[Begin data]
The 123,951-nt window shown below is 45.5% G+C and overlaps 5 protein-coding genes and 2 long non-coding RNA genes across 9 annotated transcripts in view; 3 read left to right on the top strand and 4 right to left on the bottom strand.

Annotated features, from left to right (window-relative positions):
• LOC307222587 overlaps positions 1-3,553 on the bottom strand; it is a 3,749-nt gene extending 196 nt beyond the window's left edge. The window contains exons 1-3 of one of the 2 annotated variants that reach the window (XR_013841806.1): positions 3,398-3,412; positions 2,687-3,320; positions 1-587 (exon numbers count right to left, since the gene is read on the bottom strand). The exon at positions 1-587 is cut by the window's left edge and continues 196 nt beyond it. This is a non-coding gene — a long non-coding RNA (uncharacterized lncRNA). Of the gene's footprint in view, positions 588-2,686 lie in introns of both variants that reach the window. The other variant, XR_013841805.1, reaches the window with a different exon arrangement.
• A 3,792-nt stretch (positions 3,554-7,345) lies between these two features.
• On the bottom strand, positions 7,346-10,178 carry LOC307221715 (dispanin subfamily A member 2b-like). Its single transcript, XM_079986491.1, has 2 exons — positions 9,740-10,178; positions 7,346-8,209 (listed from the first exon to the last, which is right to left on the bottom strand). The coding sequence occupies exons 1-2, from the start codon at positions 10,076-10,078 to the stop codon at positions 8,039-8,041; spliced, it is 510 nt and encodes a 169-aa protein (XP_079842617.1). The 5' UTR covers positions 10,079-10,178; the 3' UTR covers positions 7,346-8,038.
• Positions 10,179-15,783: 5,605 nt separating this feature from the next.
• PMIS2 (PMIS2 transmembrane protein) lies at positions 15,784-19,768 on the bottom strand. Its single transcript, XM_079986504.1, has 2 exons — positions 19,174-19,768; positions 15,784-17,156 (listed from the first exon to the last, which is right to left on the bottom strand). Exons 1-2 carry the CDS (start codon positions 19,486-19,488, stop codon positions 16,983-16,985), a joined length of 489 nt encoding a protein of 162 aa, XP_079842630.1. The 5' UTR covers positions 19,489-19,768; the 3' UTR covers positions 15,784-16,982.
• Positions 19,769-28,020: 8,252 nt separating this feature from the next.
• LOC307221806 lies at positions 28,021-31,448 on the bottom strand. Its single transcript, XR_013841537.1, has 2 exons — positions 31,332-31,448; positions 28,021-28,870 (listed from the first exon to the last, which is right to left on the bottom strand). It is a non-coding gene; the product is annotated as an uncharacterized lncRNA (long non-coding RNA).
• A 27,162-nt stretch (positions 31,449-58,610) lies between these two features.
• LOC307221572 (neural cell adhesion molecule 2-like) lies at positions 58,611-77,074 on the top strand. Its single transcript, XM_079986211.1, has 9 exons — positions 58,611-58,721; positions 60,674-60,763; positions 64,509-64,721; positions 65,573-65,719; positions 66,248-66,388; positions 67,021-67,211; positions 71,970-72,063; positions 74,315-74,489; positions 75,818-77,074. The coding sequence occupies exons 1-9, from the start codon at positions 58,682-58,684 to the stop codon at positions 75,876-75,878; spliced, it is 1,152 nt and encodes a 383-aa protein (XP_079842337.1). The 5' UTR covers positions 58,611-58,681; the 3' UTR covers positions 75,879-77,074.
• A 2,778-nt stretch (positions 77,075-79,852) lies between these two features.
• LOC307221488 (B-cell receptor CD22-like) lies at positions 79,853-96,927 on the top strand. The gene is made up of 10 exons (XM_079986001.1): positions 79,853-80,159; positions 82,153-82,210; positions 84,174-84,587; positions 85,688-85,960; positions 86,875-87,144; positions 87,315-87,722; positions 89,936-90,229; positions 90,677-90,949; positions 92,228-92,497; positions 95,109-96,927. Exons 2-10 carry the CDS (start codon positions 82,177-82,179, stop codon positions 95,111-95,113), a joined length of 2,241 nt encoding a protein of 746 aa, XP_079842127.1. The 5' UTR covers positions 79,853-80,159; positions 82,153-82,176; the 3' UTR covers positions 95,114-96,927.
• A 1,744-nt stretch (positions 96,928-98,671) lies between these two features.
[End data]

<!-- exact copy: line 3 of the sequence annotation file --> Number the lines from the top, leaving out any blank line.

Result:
• LOC307222587 overlaps positions 1-3,553 on the bottom strand; it is a 3,749-nt gene extending 196 nt beyond the window's left edge. The window contains exons 1-3 of one of the 2 annotated variants that reach the window (XR_013841806.1): positions 3,398-3,412; positions 2,687-3,320; positions 1-587 (exon numbers count right to left, since the gene is read on the bottom strand). The exon at positions 1-587 is cut by the window's left edge and continues 196 nt beyond it. This is a non-coding gene — a long non-coding RNA (uncharacterized lncRNA). Of the gene's footprint in view, positions 588-2,686 lie in introns of both variants that reach the window. The other variant, XR_013841805.1, reaches the window with a different exon arrangement.